AI is frequently used by people in positions of power on people who have less power. And as AI diffuses across more and more users, this power imbalance may concentrate even more. An effective way to understand how power is enacted in an AI system is to start with a power mapping exercise – and to think more about “studying up” – looking up at those who have the most agency and autonomy.
Not only is this good ethical practice but it can be used to improve the accuracy of predictions from an AI. This is because of what researchers call a “theory of agency,” which says that prediction accuracy is a by-product of agency.
We can use performance management scoring as an example. Any proxy for performance is most directly a by-product of a manager’s decision rather than the employee’s actual performance. It’s the manager’s decision that becomes directly datafied, before other measures of employee performance. This means that an AI to predict how a manager will score an employee will be more accurate than an AI that predicts how an employee will perform.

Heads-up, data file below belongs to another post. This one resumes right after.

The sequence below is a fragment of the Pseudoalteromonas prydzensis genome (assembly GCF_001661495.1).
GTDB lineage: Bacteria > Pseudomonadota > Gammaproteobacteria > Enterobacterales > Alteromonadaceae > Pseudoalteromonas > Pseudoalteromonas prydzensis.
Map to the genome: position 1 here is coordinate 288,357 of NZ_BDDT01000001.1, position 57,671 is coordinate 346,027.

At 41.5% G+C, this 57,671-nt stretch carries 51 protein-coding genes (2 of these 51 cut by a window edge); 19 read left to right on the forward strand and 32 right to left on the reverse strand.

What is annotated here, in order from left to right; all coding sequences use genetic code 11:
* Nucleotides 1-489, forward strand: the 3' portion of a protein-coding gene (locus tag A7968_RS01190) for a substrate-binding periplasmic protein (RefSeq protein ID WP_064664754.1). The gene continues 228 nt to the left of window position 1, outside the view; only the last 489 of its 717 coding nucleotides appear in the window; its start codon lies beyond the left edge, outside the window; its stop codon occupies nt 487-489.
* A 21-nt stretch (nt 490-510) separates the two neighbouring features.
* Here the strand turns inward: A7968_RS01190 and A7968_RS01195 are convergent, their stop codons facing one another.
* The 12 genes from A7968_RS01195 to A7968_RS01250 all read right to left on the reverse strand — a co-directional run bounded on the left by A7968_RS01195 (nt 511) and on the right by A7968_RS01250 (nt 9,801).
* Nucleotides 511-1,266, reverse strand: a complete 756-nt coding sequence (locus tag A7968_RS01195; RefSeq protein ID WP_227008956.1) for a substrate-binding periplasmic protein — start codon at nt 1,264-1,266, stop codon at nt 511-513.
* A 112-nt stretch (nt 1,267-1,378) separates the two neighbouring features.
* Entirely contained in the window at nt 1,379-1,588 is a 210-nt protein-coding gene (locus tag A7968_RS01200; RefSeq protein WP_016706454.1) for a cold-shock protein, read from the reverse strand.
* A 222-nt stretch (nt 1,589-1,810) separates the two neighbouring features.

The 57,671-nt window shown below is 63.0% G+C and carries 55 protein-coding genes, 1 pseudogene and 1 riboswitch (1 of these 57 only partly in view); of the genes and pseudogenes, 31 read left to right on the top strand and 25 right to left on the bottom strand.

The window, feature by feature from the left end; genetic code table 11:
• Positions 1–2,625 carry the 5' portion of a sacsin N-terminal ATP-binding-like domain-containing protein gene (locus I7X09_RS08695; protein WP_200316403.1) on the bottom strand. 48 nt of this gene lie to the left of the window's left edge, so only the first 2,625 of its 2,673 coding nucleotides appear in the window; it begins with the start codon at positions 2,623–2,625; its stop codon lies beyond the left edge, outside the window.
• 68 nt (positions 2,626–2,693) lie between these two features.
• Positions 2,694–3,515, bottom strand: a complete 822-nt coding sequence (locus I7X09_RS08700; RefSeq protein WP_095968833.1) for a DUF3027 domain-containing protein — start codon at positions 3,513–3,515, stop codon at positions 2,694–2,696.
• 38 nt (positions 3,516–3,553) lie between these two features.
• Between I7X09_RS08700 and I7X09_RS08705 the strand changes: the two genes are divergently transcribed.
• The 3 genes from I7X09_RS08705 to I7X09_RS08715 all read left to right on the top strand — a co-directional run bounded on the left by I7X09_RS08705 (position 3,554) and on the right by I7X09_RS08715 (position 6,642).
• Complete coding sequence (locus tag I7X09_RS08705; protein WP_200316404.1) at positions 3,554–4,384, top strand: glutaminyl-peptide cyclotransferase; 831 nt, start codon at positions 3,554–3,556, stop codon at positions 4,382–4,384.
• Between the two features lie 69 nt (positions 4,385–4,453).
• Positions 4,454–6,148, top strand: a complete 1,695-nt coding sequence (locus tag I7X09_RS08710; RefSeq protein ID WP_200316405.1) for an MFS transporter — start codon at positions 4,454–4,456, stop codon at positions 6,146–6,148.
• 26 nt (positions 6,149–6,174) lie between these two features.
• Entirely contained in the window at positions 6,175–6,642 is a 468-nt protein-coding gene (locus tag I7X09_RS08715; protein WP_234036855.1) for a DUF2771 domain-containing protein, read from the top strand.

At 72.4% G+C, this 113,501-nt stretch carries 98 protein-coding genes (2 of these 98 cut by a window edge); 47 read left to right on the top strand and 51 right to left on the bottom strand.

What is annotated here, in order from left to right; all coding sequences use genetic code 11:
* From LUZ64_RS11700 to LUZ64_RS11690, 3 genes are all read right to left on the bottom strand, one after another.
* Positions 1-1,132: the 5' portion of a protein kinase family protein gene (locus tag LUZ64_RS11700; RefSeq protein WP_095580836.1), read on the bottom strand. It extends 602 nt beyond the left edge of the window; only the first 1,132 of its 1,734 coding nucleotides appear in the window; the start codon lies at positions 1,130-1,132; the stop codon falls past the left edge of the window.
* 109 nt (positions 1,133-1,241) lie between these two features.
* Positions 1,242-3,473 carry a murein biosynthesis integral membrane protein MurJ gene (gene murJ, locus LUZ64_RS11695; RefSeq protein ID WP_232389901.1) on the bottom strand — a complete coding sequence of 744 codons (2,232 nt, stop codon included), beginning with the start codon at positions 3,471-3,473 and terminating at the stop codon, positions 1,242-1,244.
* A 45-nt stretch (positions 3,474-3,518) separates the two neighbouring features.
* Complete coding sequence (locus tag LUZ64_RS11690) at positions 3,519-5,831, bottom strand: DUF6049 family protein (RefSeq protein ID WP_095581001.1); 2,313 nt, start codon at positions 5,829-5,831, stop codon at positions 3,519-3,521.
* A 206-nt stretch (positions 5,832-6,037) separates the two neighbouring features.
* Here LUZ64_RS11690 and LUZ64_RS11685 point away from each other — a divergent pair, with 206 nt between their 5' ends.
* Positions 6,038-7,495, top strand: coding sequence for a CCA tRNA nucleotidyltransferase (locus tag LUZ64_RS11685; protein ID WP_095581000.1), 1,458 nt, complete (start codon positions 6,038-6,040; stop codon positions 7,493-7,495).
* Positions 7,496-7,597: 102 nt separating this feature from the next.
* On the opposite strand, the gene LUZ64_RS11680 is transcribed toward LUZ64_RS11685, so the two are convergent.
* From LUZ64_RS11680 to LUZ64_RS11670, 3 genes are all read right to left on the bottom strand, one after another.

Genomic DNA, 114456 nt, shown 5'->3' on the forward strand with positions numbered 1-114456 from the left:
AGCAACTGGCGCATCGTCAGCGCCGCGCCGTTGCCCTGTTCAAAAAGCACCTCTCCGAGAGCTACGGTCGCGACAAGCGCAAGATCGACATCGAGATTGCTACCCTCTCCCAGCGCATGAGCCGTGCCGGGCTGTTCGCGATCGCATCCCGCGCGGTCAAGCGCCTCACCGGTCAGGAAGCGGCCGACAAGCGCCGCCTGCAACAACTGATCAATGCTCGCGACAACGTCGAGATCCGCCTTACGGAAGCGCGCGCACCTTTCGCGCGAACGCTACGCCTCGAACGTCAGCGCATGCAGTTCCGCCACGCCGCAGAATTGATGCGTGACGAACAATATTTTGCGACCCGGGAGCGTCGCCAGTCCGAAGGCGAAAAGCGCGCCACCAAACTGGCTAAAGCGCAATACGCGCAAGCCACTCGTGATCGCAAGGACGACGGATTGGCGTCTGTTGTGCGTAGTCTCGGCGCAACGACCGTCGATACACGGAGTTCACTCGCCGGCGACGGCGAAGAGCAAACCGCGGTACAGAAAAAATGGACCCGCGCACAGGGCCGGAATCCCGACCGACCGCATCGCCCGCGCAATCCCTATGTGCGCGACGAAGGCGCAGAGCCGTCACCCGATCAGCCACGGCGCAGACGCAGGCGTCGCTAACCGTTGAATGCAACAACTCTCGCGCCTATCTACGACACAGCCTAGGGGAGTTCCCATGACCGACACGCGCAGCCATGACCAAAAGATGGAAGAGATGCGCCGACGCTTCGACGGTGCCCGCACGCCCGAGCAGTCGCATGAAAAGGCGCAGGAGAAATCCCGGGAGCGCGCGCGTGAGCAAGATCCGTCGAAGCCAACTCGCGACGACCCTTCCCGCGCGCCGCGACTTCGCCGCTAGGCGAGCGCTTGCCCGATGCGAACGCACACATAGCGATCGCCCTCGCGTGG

Somewhat counter-intuitively, there is no need for different data. The same data speaks differently depending on who is asking and what questions are asked of it. The exact same company data used by management to score and predict employee performance could also be used by employees to understand which managers promote in a biased way or who do not offer equal opportunities to the individuals on their teams.
While it may not always be realistic to flip power and create decision makers out of decision subjects, it is often valuable to change how to think about agency. This can lead to important insights around control and feedback as well as usability and explainability. In the case of performance management, the process of “studying up” could provide ways of identifying new opportunities for employees to find mentors or to understand how the cultures and values of the organization affect them personally.
Some questions to answer: